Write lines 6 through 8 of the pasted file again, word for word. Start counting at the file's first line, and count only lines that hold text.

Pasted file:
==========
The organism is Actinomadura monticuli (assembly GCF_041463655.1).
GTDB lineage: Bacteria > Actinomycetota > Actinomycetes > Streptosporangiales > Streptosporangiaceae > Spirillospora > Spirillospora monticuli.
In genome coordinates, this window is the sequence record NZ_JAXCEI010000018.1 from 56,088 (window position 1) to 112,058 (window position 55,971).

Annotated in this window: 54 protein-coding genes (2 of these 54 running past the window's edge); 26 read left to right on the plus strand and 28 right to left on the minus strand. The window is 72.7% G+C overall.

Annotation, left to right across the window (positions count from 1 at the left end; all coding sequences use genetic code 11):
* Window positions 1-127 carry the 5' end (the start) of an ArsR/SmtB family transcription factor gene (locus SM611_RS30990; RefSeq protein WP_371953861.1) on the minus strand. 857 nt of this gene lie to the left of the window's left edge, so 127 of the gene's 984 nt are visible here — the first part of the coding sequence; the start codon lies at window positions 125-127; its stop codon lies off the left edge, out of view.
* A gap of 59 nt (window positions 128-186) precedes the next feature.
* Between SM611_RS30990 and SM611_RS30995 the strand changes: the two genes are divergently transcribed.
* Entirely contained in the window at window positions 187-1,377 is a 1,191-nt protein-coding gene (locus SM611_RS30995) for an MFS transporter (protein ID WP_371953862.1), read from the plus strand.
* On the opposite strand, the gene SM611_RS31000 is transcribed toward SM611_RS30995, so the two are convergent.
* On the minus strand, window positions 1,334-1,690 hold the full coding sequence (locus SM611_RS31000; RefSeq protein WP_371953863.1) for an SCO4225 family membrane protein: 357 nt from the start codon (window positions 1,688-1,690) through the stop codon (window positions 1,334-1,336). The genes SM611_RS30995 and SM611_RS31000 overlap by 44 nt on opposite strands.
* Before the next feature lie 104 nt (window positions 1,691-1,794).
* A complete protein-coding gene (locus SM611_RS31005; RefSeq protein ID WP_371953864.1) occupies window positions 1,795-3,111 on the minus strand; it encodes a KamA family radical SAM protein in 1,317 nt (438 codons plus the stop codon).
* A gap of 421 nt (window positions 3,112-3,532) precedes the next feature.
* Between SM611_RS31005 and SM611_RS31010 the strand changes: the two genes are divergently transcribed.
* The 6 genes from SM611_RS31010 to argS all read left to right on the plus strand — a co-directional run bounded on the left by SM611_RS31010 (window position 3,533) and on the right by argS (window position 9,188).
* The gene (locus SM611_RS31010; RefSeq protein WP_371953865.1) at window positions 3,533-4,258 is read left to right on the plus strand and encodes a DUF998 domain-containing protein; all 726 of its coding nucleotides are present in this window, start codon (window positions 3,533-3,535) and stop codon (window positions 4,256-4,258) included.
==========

* Window positions 1-127 carry the 5' end (the start) of an ArsR/SmtB family transcription factor gene (locus SM611_RS30990; RefSeq protein WP_371953861.1) on the minus strand. 857 nt of this gene lie to the left of the window's left edge, so 127 of the gene's 984 nt are visible here — the first part of the coding sequence; the start codon lies at window positions 125-127; its stop codon lies off the left edge, out of view.
* A gap of 59 nt (window positions 128-186) precedes the next feature.
* Between SM611_RS30990 and SM611_RS30995 the strand changes: the two genes are divergently transcribed.